Re: Institutional versus personal subscriptions ALBERT HENDERSON 02 Jun 2006 14:22 UTC

on 1 Jun 2006 Kim Maxwell <kmaxwell@MIT.EDU> wrote:

> I could easily be wrong about this, so please no one quote me.  But I think
> the institutional price is the "real" price of the subscription, and the
> individual price is deeply discounted so that individuals can purchase their
> own copies.  If someone out there knows better than I, please do correct me.

	Having studied prices of a number of publishers,
	I would say this is essentially correct. Projections
	forward are based on the institutional price. The
	member or individual prices need cover only the
	added cost of producing and mailing an additional

	Practical approaches to this theory may vary. ACS in
	the 1970s set its member prices at 1/4 the
	institutional prices. As a membership organization, it
	enforced anti-leakage of member copies as a member
	benefit with possible loss of membership as a penalty.

	ACS was sued by IRS, who claimed the discount was
	'inurement,' jeapordizing its nonprofit status. It
	was rumored that university lobbies were behind the
	IRS complaint.

	To make a long story short, the IRS lost.

	My analysis of the consequences, if the IRS had won,
	was that there would be no more subscriptions at the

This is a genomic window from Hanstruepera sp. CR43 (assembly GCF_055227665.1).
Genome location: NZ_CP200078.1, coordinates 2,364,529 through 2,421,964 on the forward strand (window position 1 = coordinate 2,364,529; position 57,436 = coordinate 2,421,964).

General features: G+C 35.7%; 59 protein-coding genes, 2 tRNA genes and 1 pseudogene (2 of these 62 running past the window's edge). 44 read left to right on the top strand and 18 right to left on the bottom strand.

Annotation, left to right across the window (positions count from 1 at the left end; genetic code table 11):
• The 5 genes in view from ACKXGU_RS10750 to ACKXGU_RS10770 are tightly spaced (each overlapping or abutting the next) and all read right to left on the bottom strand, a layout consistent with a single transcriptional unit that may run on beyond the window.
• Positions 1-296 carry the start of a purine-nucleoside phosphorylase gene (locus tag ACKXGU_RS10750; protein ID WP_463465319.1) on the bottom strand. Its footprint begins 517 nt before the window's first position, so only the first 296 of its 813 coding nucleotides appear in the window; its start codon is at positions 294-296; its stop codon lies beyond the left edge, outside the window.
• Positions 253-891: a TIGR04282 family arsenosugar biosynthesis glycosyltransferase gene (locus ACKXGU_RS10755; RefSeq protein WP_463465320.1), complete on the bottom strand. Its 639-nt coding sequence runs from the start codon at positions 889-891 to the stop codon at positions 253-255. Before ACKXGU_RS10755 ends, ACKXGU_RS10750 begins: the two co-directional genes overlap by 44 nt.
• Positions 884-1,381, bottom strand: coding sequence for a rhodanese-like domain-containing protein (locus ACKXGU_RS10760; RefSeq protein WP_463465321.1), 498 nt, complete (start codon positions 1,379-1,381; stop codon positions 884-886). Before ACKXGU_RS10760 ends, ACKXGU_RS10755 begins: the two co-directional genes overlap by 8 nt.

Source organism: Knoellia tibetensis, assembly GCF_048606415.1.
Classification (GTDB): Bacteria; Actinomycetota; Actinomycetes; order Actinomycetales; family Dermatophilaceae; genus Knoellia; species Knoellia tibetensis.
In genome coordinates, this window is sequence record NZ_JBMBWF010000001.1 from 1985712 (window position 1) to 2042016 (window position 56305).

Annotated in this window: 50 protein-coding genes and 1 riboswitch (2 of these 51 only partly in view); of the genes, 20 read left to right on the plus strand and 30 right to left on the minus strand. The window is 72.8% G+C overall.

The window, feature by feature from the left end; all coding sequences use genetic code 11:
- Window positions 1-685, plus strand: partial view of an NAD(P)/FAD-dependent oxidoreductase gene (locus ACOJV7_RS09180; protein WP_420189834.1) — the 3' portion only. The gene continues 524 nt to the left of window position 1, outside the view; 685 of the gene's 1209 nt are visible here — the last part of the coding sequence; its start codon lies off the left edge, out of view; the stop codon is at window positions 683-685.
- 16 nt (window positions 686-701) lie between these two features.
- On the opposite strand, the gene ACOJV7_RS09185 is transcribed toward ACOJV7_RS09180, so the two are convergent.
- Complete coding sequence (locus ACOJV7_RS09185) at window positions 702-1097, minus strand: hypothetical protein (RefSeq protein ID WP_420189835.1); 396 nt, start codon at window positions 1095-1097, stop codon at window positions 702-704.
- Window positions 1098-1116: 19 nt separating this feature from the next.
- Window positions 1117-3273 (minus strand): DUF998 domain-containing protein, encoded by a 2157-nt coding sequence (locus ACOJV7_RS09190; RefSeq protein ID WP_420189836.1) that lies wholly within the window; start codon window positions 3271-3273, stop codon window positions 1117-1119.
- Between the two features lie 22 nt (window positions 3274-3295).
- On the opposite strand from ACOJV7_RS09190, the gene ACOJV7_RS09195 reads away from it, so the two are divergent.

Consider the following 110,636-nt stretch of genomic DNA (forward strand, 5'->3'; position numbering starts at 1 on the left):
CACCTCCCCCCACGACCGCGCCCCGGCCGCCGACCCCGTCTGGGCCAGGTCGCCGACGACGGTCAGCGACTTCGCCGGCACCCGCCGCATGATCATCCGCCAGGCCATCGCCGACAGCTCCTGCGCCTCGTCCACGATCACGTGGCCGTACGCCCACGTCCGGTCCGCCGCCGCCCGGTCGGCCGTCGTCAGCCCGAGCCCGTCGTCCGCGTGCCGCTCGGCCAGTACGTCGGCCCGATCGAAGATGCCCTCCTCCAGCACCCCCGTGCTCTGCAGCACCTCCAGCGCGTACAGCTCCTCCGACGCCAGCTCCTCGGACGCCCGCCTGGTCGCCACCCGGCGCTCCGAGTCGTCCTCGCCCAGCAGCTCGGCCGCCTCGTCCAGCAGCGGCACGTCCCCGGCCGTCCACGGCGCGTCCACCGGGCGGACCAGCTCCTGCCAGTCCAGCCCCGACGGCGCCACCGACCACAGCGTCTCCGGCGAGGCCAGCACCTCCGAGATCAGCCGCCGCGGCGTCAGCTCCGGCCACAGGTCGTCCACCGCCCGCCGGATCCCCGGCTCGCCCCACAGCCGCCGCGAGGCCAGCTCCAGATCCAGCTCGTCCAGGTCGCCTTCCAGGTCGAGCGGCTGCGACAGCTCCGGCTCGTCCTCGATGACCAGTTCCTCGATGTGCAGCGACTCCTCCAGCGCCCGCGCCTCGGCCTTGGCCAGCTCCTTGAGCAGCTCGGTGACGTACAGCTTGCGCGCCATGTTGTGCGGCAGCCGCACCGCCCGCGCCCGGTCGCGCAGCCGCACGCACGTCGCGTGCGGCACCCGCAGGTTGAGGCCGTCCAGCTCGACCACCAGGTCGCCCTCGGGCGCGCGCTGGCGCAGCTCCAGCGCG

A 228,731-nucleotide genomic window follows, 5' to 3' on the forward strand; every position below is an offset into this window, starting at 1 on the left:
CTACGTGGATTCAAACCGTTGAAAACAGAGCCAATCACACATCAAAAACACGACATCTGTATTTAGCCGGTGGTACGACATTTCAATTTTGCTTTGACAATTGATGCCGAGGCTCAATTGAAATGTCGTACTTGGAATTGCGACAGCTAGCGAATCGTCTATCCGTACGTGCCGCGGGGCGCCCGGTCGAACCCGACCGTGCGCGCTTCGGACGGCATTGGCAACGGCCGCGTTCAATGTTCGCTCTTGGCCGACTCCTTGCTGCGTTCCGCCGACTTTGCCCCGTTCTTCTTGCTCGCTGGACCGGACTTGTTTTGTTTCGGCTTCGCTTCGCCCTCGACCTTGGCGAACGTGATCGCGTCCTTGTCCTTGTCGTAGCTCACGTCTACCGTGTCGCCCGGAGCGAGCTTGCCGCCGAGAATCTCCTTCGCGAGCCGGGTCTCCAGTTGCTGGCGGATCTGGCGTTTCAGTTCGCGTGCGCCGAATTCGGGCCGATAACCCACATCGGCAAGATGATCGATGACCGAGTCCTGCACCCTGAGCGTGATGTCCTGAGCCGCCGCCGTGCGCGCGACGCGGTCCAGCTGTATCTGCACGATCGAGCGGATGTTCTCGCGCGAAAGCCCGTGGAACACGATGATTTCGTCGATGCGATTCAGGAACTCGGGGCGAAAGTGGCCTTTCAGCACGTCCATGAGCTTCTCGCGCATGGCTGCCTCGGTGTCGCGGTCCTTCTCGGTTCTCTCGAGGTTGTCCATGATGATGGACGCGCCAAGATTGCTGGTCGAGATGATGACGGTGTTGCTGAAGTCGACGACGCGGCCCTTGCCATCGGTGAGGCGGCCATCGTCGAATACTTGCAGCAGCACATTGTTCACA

member price. In other words, the institutional price
	is the 'real' price.

On Behalf Of Thomas, Susan Elaine wrote:
> Has anyone ever asked why libraries are asked to pay more in
> the first place?  Why are publishers allowed to charge
> libraries more?  Is the product that libraries receive
> somehow more enhanced than the individual subscription?  Is
> it in a better binding?  Are libraries essentially being
> asked to pay more for the same product because we never said
> no to the higher rate in the first place?  Has anyone tried
> to say no to the institutional rate?  What would happen?
> Would the publisher say I am not sending you the
> subscription?  What if we all said no collectively?

	The research universities that dominate spending
	on scientific journals started cutting their
	library budgets around 1970, resulting in
	thousands of subscription cancellations.

	Publishers, faced with exponential increases in
	journal articles, simply raised their rates to
	cover increased production + CPI + the declining
	value of the dollar.

	I think the question should be: Why are science
	libraries not recognized in the nation's growing
	science R&D spending?

	Best wishes,


Albert Henderson,